Recent prostate cancer diagnosis.

Hi all,

My prostate cancer is not advanced. It's very early and right now we are doing active surveillance for it. My highest PSA in Feb 2016 was 7.7 with a Gleason score of 3+3=6. My two most recent PSAs were 5.0 and 5.4. I had stage 3a male breast cancer in 2012 and am just coming up on my 5 year mark with NED in June. With that in the back of my mind, I just hope I'm doing enough. The Urologist is my age and said he wouldn't do anything other then active surveillance at this point. Next MRI guided biopsy is in the July/August timeframe. BTW, I'm a gay male with a very supportive husband. Thoughts?

12 Replies

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  • Bob, Given your history with breast cancer I'd be asking for the genetic testing which determines the aggressiveness of your particular strain of prostate cancer. I've also had other seemingly unrelated cancers, and my oncologist says that while there is rarely any proven links between them, there's something in our makeup that seems to be more susceptible to cancers and often to the more aggressive forms. No studies prove this, it's just wisdom from years of treating lots of different folks. AS might be fine, typically it is, but given your history I'd want to pin down the true nature of your cancer ASAP.

  • I've had the genetic testing on the prostate tissue and the doctor was happy with the results. It was consistent with what they found with the MRI ultrasound biopsy.

  • It sounds like you have a very good urologist. I hope you are able to stick with it. In the longest running active surveillance program, over half the men have been able to avoid treatment for 20 years so far. I can understand how your other cancer makes you fretful. It may help to attend a live prostate cancer support group in your community to give you the encouragement you need to stay the course. I know it's hard when outsiders, meaning well, question your decision.

  • Hi, Tall_Allen, Harvey here. Just wanted to acknowlege and thank you for how generous you are in your thoughts and feelings when you reply to postings on here. I canvassed this website for advice sometime in 2016 and periodically I take the time to open the emails containing the "Health Unlocked" Daily Digest. I've noticed your comments reveal how in touch you are with research (something I am not). Today, reading your comments to Bob Devito, I thought your suggestion of attending a local cancer support group in his community was downright brilliant.

  • Thanks for those kind words, Harvey. I can only pass along what I know and what I've learned works for others :-)

  • You're welcome. I used to write for a living so the combination of what you know AND how you express it has earned my admration for you. Harvey

  • I agree with Allen and add that I hope you have a medical oncologist on your team. And cheers to your supportive husband.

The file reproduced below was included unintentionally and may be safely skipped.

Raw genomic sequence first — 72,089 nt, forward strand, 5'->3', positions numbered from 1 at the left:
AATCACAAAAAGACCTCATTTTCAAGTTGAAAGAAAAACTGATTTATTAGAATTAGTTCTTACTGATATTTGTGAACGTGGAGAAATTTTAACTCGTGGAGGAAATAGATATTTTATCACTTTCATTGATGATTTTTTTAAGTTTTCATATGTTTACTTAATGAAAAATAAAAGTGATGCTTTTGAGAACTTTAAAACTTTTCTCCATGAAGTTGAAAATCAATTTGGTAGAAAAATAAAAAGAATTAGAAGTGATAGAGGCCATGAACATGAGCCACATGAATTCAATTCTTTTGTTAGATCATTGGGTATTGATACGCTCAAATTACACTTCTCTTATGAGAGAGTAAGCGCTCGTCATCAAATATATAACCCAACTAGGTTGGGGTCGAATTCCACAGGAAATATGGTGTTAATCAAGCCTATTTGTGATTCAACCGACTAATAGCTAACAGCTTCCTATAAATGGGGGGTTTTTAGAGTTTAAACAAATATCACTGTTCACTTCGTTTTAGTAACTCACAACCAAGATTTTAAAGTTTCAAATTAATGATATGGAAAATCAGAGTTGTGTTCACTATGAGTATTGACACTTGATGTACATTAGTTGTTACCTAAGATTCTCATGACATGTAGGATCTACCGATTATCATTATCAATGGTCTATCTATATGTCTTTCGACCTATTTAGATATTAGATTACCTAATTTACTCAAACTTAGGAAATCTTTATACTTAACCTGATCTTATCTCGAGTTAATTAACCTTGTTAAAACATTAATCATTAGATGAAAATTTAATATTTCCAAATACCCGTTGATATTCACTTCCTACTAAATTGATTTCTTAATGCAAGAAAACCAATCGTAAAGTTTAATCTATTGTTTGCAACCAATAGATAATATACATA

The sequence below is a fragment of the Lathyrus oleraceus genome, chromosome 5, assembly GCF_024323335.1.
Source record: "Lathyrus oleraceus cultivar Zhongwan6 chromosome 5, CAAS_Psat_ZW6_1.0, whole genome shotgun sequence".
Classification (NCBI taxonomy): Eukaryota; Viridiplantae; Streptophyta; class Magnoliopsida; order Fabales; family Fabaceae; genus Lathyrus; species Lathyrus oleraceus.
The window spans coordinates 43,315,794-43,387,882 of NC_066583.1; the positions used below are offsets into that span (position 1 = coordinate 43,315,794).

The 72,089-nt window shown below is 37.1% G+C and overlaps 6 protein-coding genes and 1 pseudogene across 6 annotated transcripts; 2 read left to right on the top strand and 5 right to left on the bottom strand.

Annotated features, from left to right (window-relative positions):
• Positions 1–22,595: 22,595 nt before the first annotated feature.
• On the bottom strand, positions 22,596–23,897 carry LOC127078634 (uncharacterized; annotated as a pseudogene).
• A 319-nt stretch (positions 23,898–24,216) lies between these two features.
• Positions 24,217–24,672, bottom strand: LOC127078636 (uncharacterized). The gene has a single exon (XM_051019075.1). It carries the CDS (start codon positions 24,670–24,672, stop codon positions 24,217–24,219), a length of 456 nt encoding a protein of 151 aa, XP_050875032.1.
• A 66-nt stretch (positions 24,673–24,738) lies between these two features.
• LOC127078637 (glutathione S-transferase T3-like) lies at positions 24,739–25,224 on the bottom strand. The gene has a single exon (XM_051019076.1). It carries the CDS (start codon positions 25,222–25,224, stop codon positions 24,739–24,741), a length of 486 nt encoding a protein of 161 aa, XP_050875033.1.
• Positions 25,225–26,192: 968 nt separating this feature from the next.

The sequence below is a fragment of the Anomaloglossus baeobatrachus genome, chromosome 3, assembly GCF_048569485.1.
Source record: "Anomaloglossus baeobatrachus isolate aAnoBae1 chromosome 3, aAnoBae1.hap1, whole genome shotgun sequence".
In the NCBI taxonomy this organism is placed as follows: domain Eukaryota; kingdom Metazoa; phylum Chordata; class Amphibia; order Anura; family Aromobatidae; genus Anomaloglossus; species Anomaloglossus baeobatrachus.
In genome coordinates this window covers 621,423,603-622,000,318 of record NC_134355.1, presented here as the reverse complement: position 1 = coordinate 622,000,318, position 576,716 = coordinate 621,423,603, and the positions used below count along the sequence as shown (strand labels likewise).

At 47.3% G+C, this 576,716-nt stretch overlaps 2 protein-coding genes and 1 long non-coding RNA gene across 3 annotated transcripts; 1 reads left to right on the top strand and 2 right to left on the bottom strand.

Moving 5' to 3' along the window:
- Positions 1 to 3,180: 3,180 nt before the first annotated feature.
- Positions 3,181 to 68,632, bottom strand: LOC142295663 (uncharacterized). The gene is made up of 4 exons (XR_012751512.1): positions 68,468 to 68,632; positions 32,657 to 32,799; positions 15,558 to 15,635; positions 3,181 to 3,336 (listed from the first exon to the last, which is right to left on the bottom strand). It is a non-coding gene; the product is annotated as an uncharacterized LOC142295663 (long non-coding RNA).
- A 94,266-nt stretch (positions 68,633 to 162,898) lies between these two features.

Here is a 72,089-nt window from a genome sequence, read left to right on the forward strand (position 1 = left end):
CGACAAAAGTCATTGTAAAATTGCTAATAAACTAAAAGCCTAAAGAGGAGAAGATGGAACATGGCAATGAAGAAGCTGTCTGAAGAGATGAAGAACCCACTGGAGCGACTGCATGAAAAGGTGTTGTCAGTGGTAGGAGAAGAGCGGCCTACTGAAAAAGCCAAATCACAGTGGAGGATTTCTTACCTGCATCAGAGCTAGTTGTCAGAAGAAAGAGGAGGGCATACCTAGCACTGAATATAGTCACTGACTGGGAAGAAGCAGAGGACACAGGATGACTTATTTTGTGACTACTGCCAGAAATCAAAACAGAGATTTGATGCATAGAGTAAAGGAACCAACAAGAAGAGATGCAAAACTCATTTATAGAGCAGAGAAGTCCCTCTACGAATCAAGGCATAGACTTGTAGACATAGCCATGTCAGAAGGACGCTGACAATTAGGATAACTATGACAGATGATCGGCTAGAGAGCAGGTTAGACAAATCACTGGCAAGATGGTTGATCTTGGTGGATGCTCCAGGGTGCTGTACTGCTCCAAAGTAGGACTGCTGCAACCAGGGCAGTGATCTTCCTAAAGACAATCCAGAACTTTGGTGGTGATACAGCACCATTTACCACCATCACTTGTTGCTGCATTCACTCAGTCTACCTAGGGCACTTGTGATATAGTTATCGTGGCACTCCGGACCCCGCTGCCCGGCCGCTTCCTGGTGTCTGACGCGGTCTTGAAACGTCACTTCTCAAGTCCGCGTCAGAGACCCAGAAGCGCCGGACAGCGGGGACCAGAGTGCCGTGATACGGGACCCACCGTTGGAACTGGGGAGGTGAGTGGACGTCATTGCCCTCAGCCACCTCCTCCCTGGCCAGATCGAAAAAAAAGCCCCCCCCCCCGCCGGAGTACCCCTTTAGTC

• I been in active surveillance since 2015 and I still going well

  • Hi Bob, the MRI guided biopsy helped me to make the decision to end active surveillance after two years. The technology had changed significantly for more accurate testing from 2013 to 2015. That's when I chose the road for radical. Keep on track with your docs guidance. Best-

  • Clearly these are important and difficult choices. While, I have no advice, I can share my experience. In Decembermy PSA rose from 3.9 to 4.6 and I had a biopsy. A few days before Christmas I was diagnosed with 3+3 cancer in 2/12 core samples (one was 20% involved the other 60%). Dr. Lee (5000 robotic surgeries) removed my prostate in early March at the University of Pennsylvania. The biopsy indicated my Gleeson score rose to 3+4 and the cancer was in 10-25% of my entire prostate.

    Now, 8 weeks post surgery, I can hold my urine (well, 95%), I can get erections and, hopefully, I'm cancer free.

  • Hi, Bob...I think that Tall_Allen's reply above contains exquisite advice. I believe strongly in support groups--not just for health issues such as Prostate Cancer but for any curve ball life throws us. Because you're asking for thoughts, I say sit in a room with other bi, gay and straight men and hear their stories. In a support group led by a good facilitator my belief is that the experiences you'll hear in other men's stories will help guide you. I wish you only the best.

  • Trust your Doctor, I asked mine, what would you do if all these results were yours. I have to say it is an adjustment to not have a prostate. But I didn't need Chemo or Radiation after. Active surveillance is being done much more now than it was in 2013. Your Doctor knows your history it sounds like you trust him so don't worry. I have learned there are no guarantees about tomorrow.

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